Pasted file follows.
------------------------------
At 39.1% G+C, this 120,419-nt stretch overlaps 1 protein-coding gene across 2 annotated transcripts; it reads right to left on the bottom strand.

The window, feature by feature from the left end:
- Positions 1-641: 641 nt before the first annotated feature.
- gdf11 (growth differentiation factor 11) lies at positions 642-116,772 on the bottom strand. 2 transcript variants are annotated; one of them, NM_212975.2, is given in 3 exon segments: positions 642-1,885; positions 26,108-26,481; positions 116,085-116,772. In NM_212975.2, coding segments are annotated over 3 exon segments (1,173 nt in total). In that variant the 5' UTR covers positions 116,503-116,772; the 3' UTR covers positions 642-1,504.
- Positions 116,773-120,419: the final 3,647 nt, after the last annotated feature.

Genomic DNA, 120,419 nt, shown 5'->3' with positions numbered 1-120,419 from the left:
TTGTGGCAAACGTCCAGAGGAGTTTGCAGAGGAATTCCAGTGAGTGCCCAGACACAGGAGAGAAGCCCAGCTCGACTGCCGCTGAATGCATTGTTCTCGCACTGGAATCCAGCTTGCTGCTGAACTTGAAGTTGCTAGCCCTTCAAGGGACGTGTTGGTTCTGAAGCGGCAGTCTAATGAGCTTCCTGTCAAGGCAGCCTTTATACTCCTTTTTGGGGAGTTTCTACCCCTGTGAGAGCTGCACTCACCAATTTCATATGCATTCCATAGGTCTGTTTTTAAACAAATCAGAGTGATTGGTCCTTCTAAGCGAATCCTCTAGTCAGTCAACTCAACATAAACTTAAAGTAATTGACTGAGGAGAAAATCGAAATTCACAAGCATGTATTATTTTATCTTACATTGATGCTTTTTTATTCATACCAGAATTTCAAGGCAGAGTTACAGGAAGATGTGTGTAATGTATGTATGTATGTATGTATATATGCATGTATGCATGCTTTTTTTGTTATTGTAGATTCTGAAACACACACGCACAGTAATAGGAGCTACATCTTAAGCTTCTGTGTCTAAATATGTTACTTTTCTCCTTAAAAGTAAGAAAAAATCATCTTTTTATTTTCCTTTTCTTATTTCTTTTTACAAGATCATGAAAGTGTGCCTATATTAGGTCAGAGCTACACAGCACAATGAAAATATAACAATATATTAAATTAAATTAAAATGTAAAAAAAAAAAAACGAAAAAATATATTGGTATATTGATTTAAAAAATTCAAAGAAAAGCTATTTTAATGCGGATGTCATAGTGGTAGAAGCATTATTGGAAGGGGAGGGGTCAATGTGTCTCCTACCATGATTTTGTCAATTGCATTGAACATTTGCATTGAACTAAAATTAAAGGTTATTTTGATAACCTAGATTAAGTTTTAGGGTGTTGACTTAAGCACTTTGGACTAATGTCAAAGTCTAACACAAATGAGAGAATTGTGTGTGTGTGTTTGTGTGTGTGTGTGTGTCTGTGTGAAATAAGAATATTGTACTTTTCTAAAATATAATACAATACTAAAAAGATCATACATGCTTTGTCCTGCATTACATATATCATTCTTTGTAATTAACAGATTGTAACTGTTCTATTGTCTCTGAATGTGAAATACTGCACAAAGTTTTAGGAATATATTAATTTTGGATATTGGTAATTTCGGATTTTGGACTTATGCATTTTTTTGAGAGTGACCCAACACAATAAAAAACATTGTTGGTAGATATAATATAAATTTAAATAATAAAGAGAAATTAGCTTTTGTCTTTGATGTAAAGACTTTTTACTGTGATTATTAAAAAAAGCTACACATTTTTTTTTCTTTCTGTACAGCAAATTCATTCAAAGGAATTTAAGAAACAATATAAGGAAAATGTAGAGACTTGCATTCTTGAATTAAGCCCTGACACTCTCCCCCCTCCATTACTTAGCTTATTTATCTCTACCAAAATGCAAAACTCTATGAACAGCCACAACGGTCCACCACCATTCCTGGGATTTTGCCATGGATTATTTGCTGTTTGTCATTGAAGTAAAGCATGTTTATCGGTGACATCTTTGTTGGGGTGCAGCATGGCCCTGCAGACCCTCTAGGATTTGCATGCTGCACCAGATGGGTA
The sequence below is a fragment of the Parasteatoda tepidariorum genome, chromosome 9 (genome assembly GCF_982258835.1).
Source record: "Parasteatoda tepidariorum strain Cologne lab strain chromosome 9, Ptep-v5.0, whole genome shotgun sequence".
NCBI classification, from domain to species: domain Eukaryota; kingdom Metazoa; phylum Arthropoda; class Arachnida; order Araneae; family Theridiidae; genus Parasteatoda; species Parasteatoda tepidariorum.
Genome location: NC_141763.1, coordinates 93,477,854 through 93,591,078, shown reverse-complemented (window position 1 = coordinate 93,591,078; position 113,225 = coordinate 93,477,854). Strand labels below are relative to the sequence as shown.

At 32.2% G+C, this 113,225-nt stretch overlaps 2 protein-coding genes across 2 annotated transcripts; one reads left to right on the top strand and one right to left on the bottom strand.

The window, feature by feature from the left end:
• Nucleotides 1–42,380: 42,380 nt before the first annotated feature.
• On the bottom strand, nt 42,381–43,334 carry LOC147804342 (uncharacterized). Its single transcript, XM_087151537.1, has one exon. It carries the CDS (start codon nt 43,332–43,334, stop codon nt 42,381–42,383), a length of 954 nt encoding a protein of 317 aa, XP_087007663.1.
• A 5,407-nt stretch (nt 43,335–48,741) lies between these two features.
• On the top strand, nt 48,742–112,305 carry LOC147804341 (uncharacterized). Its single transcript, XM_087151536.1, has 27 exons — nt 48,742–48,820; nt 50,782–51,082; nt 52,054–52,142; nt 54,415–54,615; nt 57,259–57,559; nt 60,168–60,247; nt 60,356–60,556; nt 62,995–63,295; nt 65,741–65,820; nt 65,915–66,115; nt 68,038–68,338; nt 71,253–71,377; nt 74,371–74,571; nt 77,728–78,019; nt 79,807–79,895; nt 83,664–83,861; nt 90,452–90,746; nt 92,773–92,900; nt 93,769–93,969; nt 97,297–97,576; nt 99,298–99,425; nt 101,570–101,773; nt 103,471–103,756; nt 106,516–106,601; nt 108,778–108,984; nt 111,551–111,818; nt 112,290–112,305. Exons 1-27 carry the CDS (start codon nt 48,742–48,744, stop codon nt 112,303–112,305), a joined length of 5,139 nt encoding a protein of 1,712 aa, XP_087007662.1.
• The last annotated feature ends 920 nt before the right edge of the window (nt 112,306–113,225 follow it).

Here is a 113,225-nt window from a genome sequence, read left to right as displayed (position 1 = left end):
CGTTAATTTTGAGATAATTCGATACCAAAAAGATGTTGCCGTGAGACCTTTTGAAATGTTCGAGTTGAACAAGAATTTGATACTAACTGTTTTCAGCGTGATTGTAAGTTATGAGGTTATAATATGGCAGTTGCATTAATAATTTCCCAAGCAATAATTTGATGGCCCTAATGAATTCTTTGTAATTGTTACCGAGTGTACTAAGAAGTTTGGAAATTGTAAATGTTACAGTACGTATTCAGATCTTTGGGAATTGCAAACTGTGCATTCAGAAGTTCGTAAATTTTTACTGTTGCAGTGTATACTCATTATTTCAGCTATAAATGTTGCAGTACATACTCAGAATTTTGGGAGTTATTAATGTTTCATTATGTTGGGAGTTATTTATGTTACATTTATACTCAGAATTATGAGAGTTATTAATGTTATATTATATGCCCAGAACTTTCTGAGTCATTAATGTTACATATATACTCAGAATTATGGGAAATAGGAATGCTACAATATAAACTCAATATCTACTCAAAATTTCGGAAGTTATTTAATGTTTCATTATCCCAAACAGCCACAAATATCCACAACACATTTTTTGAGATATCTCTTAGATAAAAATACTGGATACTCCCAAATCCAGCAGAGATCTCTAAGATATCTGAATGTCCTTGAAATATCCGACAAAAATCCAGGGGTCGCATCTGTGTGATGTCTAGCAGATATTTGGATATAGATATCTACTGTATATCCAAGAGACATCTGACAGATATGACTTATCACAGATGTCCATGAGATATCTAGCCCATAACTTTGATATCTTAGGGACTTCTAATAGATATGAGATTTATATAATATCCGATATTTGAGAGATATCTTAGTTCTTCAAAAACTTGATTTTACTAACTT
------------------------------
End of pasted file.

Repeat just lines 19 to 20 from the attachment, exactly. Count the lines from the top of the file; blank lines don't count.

Here is a 113,225-nt window from a genome sequence, read left to right as displayed (position 1 = left end):
CGTTAATTTTGAGATAATTCGATACCAAAAAGATGTTGCCGTGAGACCTTTTGAAATGTTCGAGTTGAACAAGAATTTGATACTAACTGTTTTCAGCGTGATTGTAAGTTATGAGGTTATAATATGGCAGTTGCATTAATAATTTCCCAAGCAATAATTTGATGGCCCTAATGAATTCTTTGTAATTGTTACCGAGTGTACTAAGAAGTTTGGAAATTGTAAATGTTACAGTACGTATTCAGATCTTTGGGAATTGCAAACTGTGCATTCAGAAGTTCGTAAATTTTTACTGTTGCAGTGTATACTCATTATTTCAGCTATAAATGTTGCAGTACATACTCAGAATTTTGGGAGTTATTAATGTTTCATTATGTTGGGAGTTATTTATGTTACATTTATACTCAGAATTATGAGAGTTATTAATGTTATATTATATGCCCAGAACTTTCTGAGTCATTAATGTTACATATATACTCAGAATTATGGGAAATAGGAATGCTACAATATAAACTCAATATCTACTCAAAATTTCGGAAGTTATTTAATGTTTCATTATCCCAAACAGCCACAAATATCCACAACACATTTTTTGAGATATCTCTTAGATAAAAATACTGGATACTCCCAAATCCAGCAGAGATCTCTAAGATATCTGAATGTCCTTGAAATATCCGACAAAAATCCAGGGGTCGCATCTGTGTGATGTCTAGCAGATATTTGGATATAGATATCTACTGTATATCCAAGAGACATCTGACAGATATGACTTATCACAGATGTCCATGAGATATCTAGCCCATAACTTTGATATCTTAGGGACTTCTAATAGATATGAGATTTATATAATATCCGATATTTGAGAGATATCTTAGTTCTTCAAAAACTTGATTTTACTAACTT